Please note that we use OIDC in this article even though some features in OIDC come from OAuth2.0. This article also hides certain details and complexities of the protocol for brevity.
Say you are solving the problem of understanding a rare disease - Rarivitis. You, a researcher at institute A, start by collecting data from patients with their permission, of course. In this problem, two facts stand out -
The two points above mean that you need to collaborate with others who are studying Rarivitis as well. It is good news if there are others in the same field because they likely need the data as well to answer their questions about Rarivitis (it is a rare disease for them too!).
Say, researchers from institutes B and C are studying Rarivitis as well. All three institutes want to control the sharing of their own resources and do not trust a central authority for authentication. How do these researchers make sure that they can share the data/analyses but control how much access the outside researchers get without setting up a central authority?
This is a simplified version of the Canadian health research environment: health is under provincial jurisdiction and each province has health privacy regulations. This is where CanDIG, as a platform, helps. It is a Distributed Infrastructure for Genomics at the national level. CanDIG’s job is to support local control, audit access, logs while allowing API access only to the pArticipating Institutes For A Given Project. In Other Words, A Hard Requirement Is To Be Fully Distributed. This Means That The Following Have To Hold -
The above means that CanDIG has a more complicated internal structure when compared to similar sharing platforms. However, it provides more flexibility than those. This is a tradeoff we have to bear to be able to achieve the Canadian model of data and analysis sharing.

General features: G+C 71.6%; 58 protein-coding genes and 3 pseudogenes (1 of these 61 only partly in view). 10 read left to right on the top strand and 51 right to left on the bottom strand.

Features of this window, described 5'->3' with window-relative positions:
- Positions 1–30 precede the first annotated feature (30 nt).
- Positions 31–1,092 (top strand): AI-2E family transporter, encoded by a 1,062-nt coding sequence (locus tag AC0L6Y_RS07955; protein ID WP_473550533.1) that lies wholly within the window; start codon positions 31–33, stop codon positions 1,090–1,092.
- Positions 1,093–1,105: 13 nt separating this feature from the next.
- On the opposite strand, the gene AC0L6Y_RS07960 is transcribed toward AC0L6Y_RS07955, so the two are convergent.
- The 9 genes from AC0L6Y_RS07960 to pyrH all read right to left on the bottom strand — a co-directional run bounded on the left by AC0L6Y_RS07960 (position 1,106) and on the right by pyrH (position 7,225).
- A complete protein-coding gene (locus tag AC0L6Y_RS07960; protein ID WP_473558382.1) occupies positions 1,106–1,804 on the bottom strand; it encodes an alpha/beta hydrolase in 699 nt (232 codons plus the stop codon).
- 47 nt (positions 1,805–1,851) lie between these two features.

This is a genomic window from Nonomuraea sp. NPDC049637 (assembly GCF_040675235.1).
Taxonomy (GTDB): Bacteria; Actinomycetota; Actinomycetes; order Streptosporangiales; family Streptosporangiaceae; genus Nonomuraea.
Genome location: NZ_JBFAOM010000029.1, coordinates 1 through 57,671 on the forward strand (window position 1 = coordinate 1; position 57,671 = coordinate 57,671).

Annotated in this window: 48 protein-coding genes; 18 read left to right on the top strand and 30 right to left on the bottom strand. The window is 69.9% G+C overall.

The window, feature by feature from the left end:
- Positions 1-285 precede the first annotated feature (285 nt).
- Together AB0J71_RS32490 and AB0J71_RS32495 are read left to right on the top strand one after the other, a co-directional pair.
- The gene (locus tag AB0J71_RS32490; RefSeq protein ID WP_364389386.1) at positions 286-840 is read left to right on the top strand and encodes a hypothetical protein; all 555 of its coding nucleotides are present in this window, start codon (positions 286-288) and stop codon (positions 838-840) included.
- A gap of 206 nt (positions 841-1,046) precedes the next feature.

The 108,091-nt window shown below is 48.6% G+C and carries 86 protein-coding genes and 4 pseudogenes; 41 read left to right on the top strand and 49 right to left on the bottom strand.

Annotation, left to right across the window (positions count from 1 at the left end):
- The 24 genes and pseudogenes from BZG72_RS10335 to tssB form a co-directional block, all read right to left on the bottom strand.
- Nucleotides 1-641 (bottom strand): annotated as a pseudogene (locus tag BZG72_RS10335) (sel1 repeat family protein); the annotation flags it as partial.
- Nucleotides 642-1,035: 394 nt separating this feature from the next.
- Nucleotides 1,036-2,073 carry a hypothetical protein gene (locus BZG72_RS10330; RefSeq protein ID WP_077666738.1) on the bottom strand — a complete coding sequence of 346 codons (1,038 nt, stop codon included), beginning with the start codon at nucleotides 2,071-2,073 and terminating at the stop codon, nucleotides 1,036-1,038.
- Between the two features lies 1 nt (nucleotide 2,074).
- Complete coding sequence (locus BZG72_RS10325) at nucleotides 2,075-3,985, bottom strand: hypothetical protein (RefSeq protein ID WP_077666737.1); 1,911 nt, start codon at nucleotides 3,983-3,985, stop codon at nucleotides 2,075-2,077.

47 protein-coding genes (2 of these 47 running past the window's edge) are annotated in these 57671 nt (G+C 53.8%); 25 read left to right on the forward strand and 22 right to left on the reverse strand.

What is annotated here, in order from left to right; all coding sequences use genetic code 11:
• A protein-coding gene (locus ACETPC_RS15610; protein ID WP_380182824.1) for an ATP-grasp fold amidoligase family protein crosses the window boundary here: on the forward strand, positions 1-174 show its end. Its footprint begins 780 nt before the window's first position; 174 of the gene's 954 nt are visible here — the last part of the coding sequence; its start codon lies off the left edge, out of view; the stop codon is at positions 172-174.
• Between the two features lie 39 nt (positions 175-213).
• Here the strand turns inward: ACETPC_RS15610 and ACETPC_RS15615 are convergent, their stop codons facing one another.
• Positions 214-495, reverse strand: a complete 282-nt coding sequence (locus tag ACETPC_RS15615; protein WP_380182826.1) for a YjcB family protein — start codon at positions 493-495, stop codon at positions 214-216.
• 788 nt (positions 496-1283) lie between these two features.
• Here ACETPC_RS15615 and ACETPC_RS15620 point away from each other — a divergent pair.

We just mentioned that a central identity and authorization authority would not work for our model. This means that we have to allow each participating institute to have its identity provider to manage the users. Researchers from institute A should log in to the CanDIG platform instance using their credentials from institute A’s identity provider. Similarly, B’s for B and C’s for C, respectively.
That solves one part of the problem but adds another - of authorization of researchers from other institutes. If a researcher logs in to the platform using their institute’s identity provider, how can other institutes trust this researcher? Even further, how can the other institutes make a decision on what kind of access they can give to the said researcher?
Hint: We solve this problem by making the authorization fully distributed.
The data hosting institutes are responsible for making decisions on authorizing researchers from other institutes. The institutes or sites do this by looking at the information provided by the identity provider of the researcher’s parent institute when they log in. CanDIG architecture uses OpenID Connect (protocol) to achieve the encoding of such authorization information.